There are two basic arguments about whether or not Democrats should vote for the current Senate bill as it stands after the Repubs have gutted it. One says that, it is better to have something to use as a basis for further reform than to vote no and risk giving Republicans the advantage in the 2010 elections. The other says that this bill lacks any substantive reform and voting for it would be a mistake of epic proportions. We should wait until we have a bill that actually makes changes in American health care.
The debate, if you care to see it performed, is best seen here. Matt Taibii and Robert Kuttner go toe to toe on Bill Moyers' Journal. (And let me just say, it will be a sad day indeed when my fellow Texan, Bill Moyers, retires. Say it ain't so!)
If it was simply that the public option had been removed, I might say yes. I agree with Mr Kuttner. But that's not all that's been done to this bill. By mandating individual coverage, whether you want it, can afford it, or not, this bill amounts to subsidizing a multi-billion dollar industry. There are no caps on drug costs, no streamlining of bureaucracy, no limits on what insurers can charge.
Kuttner's idea of passing this bill in the hopes that it can be used as the basis of further reform are naive. In essence, there is nothing in this bill that we can use as a starting point for reform. While it's true that voting no postpones reform and potentially serves as Republican win, voting yes does more harm than good.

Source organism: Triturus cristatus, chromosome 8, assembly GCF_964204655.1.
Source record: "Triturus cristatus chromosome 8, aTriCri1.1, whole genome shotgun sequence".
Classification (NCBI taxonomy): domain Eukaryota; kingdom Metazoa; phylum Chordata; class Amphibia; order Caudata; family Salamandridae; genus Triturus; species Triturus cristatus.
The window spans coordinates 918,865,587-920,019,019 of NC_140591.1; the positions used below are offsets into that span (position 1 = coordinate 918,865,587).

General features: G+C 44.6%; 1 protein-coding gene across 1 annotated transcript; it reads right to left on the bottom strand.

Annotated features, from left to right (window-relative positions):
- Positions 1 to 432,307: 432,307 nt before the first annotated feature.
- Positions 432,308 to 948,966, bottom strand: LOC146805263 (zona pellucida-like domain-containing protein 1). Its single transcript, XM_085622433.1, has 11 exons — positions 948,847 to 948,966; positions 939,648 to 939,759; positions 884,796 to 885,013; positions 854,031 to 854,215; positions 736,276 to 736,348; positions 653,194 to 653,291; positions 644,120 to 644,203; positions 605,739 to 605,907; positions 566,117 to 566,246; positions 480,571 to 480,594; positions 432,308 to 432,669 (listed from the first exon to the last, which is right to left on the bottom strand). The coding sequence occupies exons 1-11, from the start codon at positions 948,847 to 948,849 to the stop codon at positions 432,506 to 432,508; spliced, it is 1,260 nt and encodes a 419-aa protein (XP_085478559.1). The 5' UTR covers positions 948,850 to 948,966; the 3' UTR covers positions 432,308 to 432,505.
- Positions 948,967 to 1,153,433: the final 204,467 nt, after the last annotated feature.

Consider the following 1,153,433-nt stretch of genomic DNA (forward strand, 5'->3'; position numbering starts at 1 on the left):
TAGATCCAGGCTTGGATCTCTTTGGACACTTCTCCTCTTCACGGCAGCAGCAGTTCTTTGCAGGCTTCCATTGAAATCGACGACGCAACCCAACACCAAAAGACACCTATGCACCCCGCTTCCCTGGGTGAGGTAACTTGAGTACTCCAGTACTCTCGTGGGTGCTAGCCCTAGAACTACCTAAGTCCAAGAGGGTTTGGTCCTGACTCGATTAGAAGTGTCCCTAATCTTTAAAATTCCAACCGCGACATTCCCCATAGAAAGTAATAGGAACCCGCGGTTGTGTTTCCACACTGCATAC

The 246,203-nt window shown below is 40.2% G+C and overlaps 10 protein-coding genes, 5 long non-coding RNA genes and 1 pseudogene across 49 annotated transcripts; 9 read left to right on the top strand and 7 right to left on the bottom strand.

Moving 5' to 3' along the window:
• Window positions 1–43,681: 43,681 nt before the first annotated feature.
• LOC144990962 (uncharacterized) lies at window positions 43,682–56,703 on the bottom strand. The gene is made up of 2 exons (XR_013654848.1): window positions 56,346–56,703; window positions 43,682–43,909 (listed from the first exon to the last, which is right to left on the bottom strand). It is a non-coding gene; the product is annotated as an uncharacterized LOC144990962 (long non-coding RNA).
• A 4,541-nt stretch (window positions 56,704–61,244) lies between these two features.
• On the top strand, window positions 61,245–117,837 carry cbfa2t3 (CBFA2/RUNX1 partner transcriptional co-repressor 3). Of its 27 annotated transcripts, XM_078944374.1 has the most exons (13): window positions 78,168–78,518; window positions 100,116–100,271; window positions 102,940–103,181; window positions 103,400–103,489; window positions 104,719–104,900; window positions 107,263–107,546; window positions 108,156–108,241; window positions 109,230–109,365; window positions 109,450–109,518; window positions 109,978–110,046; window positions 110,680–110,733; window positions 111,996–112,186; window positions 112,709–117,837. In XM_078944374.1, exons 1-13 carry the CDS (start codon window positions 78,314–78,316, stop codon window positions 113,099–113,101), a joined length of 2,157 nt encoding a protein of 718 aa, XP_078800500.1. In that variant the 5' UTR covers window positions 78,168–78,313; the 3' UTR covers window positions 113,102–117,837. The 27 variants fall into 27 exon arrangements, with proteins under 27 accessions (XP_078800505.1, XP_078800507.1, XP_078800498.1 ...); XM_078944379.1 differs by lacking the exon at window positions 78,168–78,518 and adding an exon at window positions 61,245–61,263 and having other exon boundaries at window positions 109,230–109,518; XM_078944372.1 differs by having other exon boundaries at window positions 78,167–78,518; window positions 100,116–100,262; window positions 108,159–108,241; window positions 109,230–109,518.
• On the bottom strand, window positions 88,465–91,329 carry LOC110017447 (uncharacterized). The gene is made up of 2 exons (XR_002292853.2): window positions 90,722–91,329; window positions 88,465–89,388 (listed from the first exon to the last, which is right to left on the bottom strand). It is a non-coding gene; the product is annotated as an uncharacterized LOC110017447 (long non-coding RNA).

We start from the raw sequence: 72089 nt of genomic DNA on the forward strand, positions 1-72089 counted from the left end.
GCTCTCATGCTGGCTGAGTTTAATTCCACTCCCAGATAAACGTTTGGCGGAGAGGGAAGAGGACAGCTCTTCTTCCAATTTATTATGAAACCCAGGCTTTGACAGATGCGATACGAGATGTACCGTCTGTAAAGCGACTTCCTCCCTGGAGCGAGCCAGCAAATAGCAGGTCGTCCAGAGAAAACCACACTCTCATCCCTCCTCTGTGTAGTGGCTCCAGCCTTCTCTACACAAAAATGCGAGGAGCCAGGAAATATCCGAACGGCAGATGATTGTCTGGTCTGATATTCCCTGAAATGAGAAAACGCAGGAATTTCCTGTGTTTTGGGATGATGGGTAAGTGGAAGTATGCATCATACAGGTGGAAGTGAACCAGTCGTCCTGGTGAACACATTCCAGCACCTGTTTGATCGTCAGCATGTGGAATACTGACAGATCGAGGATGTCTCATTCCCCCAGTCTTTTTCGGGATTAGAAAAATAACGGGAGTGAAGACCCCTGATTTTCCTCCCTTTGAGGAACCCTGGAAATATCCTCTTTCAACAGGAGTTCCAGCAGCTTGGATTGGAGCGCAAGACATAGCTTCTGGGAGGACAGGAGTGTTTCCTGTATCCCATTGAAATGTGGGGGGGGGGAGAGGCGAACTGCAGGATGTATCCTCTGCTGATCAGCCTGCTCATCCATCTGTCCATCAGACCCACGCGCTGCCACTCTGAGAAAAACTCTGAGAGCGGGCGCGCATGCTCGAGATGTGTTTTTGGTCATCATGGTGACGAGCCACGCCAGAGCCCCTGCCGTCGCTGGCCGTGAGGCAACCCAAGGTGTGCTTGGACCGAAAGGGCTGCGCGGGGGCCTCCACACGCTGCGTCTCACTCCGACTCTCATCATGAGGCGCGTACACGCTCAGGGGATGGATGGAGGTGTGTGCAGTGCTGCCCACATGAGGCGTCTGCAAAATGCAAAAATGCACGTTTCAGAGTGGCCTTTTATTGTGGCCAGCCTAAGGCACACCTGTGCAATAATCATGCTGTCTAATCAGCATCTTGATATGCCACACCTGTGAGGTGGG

Perhaps, as one poster on the Journal's blog suggested, we would be better served by taking a piece meal approach to health care reform. Work on expanding medicare to those age 55 and up, mandate electronic records, get rid of the screwed up and costly Medicare drug changes that Bush passed, force insurance companies to eliminate pre-existing condition limitations. Do each of these reforms as separate pieces of legislation. Not as sexy but likely much more effective.
We cannot wait for the health care industry to reform itself. They cannot be trusted to truly care about their customers. Likewise, we cannot expect sweeping reform to ever pass as long as the insurance and pharmaceutical companies are able to buy legislators. If this debacle has proven nothing else to us, it is that we MUST reign in contributions to political candidates and make it impossible for any political action committee, corporation or billionaire to effectively control our government.
This of course assumes that our corporate masters allow such change to happen. Perhaps it would be better if this bill was passed and when the greedy insurers bankrupt more citizens and then move on the government's coffers, we'll wake up and realize what we have allowed to happen.
The Tea Party nitwits call for revolution all the time, openly and not so openly. If the potential destructiveness of this bill is reached and the revolution happens, it will not be because of any tea-bagger's desire to end "Socialized Medicine". It will be because we finally grow outraged enough to realize what has been done to us in the name of Greed.
Still, I would rather not live through a second American Revolution. Vote no and work on reform in a step by step manner. Be clear that this is happening because Republicans and the Health Insurance companies that control too many votes derailed true reform.